The Purchase

Clare Briggs

Clare Briggs

Clare Briggs is a famous cartoonist who lived from 1875 to 1930.

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2 Responses

  1. fillyjonk fillyjonk
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    says:

    Just for fun, I plugged this into an inflation calculator here.

    33 cents in 1916 (I am guessing from the ’16 on the cartoon it was drawn in that year) would be equivalent to almost $8 today. Granted, I don’t know how sugar prices have fluctuated vs. general inflation, but $8 is a pretty nice box of the typical candy sold at groceries or drugstores (think Russel Stover)Report

    • Avatar PD Shaw in reply to fillyjonk
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      says:

      33 cents seems like a lot. Just googling around a bit, penny candies were a thing in 1916: “‘Penny candy’ encompassed a broad range of confection. Established and large-scale manufacturers who produced many higher priced goods also sold bulk candies designed to appeal to children and to be sold so many pieces to the penny. These might included molded hard or soft candies, suckers, licorice in all sorts of shapes, marshmallows, or caramels, and would be distributed by ‘jobbers’ to various retail stores. At the other extreme, such penny candies might also be manufactured by hand in small ‘candy kitchens’ and sold in local shops or from street carts. The conditions of manufacture, and the quality of ingredients, might therefore vary significantly. Especially at the lower rungs of the trade, ‘adulterants’ such as artificial dyes and non-food fillers were occasionally used to make candy look more appealing or to lower the price of production.”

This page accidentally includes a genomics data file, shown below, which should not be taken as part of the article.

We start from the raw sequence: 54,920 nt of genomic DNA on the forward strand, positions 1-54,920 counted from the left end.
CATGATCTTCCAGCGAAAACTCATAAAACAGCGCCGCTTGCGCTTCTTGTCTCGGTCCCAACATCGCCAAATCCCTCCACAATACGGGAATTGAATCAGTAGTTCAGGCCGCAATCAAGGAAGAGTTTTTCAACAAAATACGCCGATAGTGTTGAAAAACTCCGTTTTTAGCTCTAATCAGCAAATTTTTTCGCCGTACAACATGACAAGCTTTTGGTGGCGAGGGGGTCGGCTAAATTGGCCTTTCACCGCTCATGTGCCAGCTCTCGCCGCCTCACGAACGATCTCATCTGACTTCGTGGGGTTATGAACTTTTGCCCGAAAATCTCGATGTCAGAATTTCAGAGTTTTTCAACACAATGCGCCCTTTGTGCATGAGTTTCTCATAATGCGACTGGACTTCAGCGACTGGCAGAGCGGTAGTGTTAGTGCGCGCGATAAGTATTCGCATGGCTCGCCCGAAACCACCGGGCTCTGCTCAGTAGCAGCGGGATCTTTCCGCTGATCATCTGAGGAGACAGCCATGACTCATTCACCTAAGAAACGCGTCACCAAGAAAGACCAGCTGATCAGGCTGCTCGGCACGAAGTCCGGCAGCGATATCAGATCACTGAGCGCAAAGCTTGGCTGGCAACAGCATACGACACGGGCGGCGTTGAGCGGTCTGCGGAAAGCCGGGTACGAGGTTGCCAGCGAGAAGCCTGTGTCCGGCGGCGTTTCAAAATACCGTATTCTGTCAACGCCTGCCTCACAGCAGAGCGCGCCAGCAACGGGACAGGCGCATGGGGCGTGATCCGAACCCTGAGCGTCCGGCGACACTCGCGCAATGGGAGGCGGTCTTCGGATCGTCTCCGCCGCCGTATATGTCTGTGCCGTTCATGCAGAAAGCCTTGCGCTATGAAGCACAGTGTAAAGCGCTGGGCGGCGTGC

The bulk of this piece is about the panic that emerged from a 1916 polio epidemic, which resulted in wrapping of candies on which brands could be promoted.

      https://candyprofessor.com/candy-bibliography-library/polio-and-childrens-candy-around-1916/Report

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